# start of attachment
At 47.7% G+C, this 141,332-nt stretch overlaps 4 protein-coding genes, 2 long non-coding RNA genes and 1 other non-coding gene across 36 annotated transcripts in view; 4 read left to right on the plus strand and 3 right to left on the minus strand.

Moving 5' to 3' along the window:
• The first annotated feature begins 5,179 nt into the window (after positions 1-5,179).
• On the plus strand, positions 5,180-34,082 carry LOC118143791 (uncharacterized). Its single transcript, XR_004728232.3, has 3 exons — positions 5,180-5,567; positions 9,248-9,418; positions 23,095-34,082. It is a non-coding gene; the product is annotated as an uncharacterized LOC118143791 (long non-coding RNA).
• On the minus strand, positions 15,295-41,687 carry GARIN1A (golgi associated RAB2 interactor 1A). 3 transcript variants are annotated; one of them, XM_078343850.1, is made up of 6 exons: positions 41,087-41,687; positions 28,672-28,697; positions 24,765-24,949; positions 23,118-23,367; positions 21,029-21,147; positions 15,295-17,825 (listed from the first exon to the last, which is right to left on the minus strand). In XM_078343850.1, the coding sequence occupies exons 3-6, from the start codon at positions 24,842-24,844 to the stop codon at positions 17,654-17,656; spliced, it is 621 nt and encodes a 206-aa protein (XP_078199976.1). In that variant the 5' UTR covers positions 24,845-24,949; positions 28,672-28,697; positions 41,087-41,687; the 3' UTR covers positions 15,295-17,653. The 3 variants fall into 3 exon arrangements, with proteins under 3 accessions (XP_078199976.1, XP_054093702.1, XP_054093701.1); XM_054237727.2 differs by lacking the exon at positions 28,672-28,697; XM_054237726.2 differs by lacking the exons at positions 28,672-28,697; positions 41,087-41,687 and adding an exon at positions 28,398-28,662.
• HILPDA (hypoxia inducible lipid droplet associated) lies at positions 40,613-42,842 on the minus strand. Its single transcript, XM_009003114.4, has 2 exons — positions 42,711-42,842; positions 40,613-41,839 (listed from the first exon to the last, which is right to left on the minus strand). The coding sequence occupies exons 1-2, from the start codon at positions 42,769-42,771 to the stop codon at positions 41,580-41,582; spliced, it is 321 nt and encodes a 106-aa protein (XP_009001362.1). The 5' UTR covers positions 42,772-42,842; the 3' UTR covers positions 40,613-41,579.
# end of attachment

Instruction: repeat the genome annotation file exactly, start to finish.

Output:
At 47.7% G+C, this 141,332-nt stretch overlaps 4 protein-coding genes, 2 long non-coding RNA genes and 1 other non-coding gene across 36 annotated transcripts in view; 4 read left to right on the plus strand and 3 right to left on the minus strand.

Moving 5' to 3' along the window:
• The first annotated feature begins 5,179 nt into the window (after positions 1-5,179).
• On the plus strand, positions 5,180-34,082 carry LOC118143791 (uncharacterized). Its single transcript, XR_004728232.3, has 3 exons — positions 5,180-5,567; positions 9,248-9,418; positions 23,095-34,082. It is a non-coding gene; the product is annotated as an uncharacterized LOC118143791 (long non-coding RNA).
• On the minus strand, positions 15,295-41,687 carry GARIN1A (golgi associated RAB2 interactor 1A). 3 transcript variants are annotated; one of them, XM_078343850.1, is made up of 6 exons: positions 41,087-41,687; positions 28,672-28,697; positions 24,765-24,949; positions 23,118-23,367; positions 21,029-21,147; positions 15,295-17,825 (listed from the first exon to the last, which is right to left on the minus strand). In XM_078343850.1, the coding sequence occupies exons 3-6, from the start codon at positions 24,842-24,844 to the stop codon at positions 17,654-17,656; spliced, it is 621 nt and encodes a 206-aa protein (XP_078199976.1). In that variant the 5' UTR covers positions 24,845-24,949; positions 28,672-28,697; positions 41,087-41,687; the 3' UTR covers positions 15,295-17,653. The 3 variants fall into 3 exon arrangements, with proteins under 3 accessions (XP_078199976.1, XP_054093702.1, XP_054093701.1); XM_054237727.2 differs by lacking the exon at positions 28,672-28,697; XM_054237726.2 differs by lacking the exons at positions 28,672-28,697; positions 41,087-41,687 and adding an exon at positions 28,398-28,662.
• HILPDA (hypoxia inducible lipid droplet associated) lies at positions 40,613-42,842 on the minus strand. Its single transcript, XM_009003114.4, has 2 exons — positions 42,711-42,842; positions 40,613-41,839 (listed from the first exon to the last, which is right to left on the minus strand). The coding sequence occupies exons 1-2, from the start codon at positions 42,769-42,771 to the stop codon at positions 41,580-41,582; spliced, it is 321 nt and encodes a 106-aa protein (XP_009001362.1). The 5' UTR covers positions 42,772-42,842; the 3' UTR covers positions 40,613-41,579.